Bucholtz also explains language ideology of the coolness and the linguistic tendency that nerdy students often show when they speak. She names the language "Superstandard English" (Bucholtz, p. 87) because they are likely to use Standard English excessively when they talk. They often try to speak in "supercorrect" forms (p. 88). According to her, they try to avoid the influence of language ideologies that blackness and whiteness have by using "hypercorrected" Standard English (p. 88). More specifically, they fight with the three semiotic processes that language ideology has in general: iconization, fractal recursivity, and erasure. During the interviews with them, she notices that they do not use slangs much. It shows that they try not to get involved in the "cool" world. She analyses their discourses in the interviews in detail and finds that they not only avoid using slangs, but also use the terms that shows their intelligence to the listener. She also did a phonological examination on their utterance and found out that instead of using colloquial Standard English, they speak in a careful speech style similar to a reading style. Bucholtz suggests that it forms a link to intelligence and is furthermore associated with independent thought. Another point she mentions is the vocabulary and grammar they often use. It was observed that they use polysyllabic nouns with a stance of scientific objectivity without empiricism. She says this is the moment when they show the performance of their nerdiness (According to her, intelligence is the primary concern for them). They told her that they are much involved in studying and other intellectual work and are not interested in the youth subculture around them. She concludes that their attitude toward academic achievement is a strong counterattack against the notion that academic endeavors are not cool.
Compared to Kinney's work, Bucholtz conceptualizes and formulates her theory much clearer, but there seem few points that are dropped because of the dichotomy and formulation. First, even if she focuses on symbolic racism, categorizing only whiteness and blackness is a little too rough. Thus it is a little questionable to call the nerds as "superwhite." There are references to Asian Americans as "honorary" whiteness (Bucholtz, p. 87), but there is no reference to the Hispanics at all. Also there is no characteristic distinction between male and female students. There could be some differences since the word "nerds" are more likely to be labeled to male students. Her unique point is that she points out the direction where the nerds try to go. She calls the direction as "intelligence" and "independent thought" (p. 92), more specifically "an investment in a wider institutional and cultural norm" (p. 96).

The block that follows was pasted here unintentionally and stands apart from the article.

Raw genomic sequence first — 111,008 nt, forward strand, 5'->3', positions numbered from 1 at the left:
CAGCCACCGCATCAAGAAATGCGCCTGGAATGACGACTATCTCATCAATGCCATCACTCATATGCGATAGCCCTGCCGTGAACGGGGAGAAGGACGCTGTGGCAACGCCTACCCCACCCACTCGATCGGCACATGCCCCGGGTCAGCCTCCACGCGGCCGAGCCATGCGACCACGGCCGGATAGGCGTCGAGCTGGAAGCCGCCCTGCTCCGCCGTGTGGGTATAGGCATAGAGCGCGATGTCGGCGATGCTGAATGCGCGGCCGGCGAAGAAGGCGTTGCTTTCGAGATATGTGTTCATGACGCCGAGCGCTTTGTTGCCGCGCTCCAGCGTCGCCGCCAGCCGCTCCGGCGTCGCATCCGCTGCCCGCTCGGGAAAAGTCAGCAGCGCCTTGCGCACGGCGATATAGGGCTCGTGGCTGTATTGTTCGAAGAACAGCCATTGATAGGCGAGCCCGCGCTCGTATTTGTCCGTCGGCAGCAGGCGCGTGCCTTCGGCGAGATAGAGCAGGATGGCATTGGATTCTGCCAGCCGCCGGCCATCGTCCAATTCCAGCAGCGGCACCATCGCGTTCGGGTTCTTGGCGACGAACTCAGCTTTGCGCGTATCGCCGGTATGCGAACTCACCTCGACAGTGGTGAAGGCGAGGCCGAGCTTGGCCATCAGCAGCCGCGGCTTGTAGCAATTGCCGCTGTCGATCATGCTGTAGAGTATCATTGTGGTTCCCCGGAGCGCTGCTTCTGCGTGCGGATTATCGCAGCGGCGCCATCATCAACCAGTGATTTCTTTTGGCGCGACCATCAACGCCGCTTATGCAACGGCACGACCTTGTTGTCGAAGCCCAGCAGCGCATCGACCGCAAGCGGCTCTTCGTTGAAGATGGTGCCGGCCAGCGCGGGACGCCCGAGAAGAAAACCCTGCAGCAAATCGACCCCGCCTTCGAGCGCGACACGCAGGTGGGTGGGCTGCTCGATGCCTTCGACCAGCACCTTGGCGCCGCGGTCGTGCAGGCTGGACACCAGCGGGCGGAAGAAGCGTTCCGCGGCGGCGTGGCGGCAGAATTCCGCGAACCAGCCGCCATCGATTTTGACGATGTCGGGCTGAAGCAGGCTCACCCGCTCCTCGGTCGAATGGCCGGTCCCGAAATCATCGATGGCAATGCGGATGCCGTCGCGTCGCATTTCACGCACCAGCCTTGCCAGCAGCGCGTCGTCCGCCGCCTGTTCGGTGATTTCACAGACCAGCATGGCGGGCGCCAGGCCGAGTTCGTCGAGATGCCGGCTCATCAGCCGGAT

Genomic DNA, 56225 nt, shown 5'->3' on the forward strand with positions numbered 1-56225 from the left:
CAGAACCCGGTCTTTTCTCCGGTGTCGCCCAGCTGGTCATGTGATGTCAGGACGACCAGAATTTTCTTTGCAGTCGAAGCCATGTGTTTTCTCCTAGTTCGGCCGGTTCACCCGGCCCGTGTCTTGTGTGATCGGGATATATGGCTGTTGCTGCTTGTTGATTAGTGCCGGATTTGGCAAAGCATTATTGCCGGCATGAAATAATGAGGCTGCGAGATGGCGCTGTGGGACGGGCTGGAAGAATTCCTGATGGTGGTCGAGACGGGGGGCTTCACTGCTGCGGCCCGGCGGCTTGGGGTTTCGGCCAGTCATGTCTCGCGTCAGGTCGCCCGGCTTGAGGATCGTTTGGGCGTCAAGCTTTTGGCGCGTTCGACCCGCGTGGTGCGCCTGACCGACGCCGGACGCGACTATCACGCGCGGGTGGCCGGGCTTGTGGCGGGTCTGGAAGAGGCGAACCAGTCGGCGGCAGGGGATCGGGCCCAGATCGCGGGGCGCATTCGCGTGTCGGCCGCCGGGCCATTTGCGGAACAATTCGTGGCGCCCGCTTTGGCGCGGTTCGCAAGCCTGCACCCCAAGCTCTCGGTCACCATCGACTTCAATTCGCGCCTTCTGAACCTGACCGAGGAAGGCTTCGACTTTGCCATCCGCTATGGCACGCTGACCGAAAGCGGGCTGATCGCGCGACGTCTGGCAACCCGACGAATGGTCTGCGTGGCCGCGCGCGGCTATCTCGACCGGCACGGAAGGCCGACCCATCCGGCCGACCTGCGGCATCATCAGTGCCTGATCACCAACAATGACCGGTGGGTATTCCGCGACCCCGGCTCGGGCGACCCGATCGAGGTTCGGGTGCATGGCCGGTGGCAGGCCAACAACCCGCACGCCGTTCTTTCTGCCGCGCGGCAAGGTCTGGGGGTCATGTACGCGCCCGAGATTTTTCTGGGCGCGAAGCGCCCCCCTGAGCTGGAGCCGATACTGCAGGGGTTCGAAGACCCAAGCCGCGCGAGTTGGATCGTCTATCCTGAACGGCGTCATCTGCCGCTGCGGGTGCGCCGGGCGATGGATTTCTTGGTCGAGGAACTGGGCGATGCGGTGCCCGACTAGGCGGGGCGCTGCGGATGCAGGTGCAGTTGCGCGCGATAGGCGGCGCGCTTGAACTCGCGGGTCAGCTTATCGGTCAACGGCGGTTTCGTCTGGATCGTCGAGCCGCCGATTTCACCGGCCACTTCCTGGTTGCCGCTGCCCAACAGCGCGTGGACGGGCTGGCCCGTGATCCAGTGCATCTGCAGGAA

However, Bucholtz does not specify the community or space in detail where the nerds try to move into. She just conceptualizes the position that nerds often take. Some other studies show that there are actual places where nerds can fully express themselves. For example, Katie Hafner points out in her article ("Woman, Computer Nerd -- and Proud," The NewYork Times, 1993) regarding female science-majored students at M.I.T. According to her, they found their comfortable places such as Tech Square where the M.I.T. students gather or at home with her older brother who thought her computer programming during her high school days. Another example is Lawrence Eng, who is an Asian American and also calls himself otaku (a Japanese word for nerds). He writes in his dissertation paper about otaku culture, in which he can see himself as if "[he] is at the center of attention within a vast social network of connections" on a web forum of Japanese anime (Eng, 2006, p. 1). Above all, after 2004, social media including facebook has become so popular in the U.S. that almost every body in jr. high and high school students has his or her own account. Even though they still have to spend half of their time in school in a day, quite a large number of them can probably find their own comfortable space in cyberspace now. They probably expand their friend-network outside of their schools and some of them may build their personal identities such as "nerd pride" there. This trend may affect the meaning of the term "nerd" more positively such as intelligent, respectful, and interesting, and may become more close to the nuance of the word "geek," which is used more positively than nerd today. This social-networking aspect in self-identification has to be focused more regarding this topic.
Phoenix S K Final Club so badly that he willingly accepts the offer from Winklevoss twin brothers (who are also the top athletes in the Harvard boat club) to program a social network website for them. At this point, he is just a nerd who wants to become a member of a popular group at school just like Kinney observes in middle school. However, after Mark found the website has great influential power even to the students outside of Harvard University, he changes his direction toward broader world. He forgets about becoming the member of the Phoenix SK Final Club just as same as the nerds Bucholtz describes in her research (One thing in the movie that is different from her theory is that one of the main members of the fraternity Divya Narendra is non-white (Indian)). In this sense, this movie clearly describes the socializing phases of a young male nerd at the beginning of the digital age in the early 2000s.